Introduction[edit | edit source]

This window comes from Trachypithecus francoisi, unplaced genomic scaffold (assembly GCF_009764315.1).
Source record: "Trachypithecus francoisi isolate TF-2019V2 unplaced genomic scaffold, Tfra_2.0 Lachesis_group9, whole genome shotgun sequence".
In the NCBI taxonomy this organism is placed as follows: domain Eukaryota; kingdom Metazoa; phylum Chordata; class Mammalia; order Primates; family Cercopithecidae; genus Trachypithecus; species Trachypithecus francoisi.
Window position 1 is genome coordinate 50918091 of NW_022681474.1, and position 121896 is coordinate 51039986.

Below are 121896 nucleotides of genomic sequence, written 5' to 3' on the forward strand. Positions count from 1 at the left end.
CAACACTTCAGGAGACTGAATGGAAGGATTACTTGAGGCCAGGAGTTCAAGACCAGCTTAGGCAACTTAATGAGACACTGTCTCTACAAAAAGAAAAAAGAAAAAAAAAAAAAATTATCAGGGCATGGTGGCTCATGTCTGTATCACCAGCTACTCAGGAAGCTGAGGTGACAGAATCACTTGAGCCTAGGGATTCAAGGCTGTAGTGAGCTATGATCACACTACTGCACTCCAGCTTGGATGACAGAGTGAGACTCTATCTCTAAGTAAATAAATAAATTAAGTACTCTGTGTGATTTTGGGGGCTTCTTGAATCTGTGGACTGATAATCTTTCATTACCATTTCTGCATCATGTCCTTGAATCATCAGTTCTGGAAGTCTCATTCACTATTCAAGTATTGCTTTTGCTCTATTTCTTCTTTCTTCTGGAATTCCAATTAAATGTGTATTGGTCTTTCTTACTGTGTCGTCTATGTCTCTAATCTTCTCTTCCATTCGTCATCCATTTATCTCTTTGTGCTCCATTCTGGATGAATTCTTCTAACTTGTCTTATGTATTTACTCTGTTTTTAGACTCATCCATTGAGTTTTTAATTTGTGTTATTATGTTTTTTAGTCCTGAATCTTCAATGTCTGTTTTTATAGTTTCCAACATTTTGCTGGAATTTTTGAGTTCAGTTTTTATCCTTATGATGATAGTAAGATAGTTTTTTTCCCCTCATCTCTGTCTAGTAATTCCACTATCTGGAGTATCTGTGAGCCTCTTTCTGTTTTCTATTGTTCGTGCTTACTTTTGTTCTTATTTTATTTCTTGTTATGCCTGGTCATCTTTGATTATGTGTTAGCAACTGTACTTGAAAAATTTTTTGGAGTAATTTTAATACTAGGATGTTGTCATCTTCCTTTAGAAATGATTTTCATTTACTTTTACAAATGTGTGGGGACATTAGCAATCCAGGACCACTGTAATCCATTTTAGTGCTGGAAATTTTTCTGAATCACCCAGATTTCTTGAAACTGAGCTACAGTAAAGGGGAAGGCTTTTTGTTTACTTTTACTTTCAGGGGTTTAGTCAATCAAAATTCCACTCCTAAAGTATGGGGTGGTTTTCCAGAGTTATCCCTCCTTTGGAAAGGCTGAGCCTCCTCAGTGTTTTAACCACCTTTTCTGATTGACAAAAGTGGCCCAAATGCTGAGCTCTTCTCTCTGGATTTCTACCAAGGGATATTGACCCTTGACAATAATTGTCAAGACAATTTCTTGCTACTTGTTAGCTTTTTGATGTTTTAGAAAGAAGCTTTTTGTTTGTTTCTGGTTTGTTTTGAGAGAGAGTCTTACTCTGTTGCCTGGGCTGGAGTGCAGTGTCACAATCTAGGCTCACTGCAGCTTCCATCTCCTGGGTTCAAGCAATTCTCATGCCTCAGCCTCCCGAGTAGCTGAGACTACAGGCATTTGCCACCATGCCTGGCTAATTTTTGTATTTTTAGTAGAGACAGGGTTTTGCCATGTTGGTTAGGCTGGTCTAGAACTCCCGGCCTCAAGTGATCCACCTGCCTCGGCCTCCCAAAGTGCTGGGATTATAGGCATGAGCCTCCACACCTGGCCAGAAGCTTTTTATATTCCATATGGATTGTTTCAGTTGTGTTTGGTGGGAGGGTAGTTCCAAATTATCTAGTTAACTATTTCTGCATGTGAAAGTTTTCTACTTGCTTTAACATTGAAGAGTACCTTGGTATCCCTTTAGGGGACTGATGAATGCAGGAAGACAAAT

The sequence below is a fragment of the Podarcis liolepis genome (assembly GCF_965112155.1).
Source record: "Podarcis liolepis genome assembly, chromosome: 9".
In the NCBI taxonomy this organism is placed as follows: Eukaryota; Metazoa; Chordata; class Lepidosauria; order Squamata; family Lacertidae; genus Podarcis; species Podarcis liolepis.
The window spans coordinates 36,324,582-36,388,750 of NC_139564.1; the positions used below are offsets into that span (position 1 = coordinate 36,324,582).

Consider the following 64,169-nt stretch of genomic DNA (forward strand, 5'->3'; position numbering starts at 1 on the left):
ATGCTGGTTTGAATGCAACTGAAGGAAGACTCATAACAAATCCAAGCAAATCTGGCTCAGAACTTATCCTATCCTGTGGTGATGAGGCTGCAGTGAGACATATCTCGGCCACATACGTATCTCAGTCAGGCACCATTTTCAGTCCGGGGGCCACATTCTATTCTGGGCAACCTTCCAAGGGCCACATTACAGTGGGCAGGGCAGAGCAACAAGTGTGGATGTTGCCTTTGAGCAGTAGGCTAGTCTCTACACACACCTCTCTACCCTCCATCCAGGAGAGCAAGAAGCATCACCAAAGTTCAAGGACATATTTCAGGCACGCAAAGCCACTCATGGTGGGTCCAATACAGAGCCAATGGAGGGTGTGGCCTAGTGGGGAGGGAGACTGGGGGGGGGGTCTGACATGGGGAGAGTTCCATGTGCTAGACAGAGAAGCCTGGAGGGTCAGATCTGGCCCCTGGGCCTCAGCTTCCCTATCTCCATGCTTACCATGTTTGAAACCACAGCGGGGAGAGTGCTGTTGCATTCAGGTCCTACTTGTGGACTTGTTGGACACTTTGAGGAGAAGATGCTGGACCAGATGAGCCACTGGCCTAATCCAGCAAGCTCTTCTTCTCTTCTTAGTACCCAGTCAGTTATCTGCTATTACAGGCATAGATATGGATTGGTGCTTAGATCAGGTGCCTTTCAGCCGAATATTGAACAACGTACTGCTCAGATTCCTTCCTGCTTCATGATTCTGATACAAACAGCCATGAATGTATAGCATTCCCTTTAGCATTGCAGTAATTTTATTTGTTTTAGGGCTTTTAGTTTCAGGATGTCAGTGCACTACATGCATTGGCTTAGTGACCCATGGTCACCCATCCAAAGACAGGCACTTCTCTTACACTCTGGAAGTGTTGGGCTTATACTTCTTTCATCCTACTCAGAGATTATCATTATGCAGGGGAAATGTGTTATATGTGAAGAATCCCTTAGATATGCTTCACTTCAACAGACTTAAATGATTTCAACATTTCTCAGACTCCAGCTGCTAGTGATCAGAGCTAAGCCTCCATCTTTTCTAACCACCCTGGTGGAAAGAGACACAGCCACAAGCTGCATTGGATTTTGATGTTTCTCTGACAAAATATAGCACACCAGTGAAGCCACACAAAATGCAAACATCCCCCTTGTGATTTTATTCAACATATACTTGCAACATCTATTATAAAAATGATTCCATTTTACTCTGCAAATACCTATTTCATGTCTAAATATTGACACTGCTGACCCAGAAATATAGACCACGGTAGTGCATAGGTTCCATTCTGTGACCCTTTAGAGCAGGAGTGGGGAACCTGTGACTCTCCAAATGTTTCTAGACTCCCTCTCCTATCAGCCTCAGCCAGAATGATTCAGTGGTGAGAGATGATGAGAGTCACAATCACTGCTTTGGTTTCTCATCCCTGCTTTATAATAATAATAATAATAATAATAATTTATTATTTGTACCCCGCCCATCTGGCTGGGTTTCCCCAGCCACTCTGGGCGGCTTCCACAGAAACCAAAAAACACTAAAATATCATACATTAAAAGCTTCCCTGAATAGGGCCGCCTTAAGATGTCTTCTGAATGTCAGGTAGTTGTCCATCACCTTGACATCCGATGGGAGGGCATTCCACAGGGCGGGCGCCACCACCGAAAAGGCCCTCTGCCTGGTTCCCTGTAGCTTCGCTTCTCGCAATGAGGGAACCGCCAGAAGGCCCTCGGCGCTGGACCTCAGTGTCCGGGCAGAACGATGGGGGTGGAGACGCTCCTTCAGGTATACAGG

Terrae (from latin terra, which means land or earth) are worlds that have a self-perpetuating tectonic cycle maintained by the planet's inner heat and the lubricating effect of the oceans. The presence of life aids in maintaining the oceans and the atmosphere, just as the oceans and atmosphere allow for the presence of life. These worlds are among the most complex of planetary systemics. The tectonic plates of a terran world form early on in the planet's history, but can significantly change over periods of hundreds of millions of years. The atmosphere of a terran world is formed by volcanic out-gassing and cometary inputs, but also maintained and often transformed by the presence of life. While certain elements may vary, for the most part oxygen and nitrogen are the most common and most essential parts of these atmospheres. Life itself can become quite prolific and varied, even producing sapient species. But it is also fragile, and though microbial life is often difficult to eradicate, it does not take much of a global temperature or environmental change to wipe out much of the higher forms.

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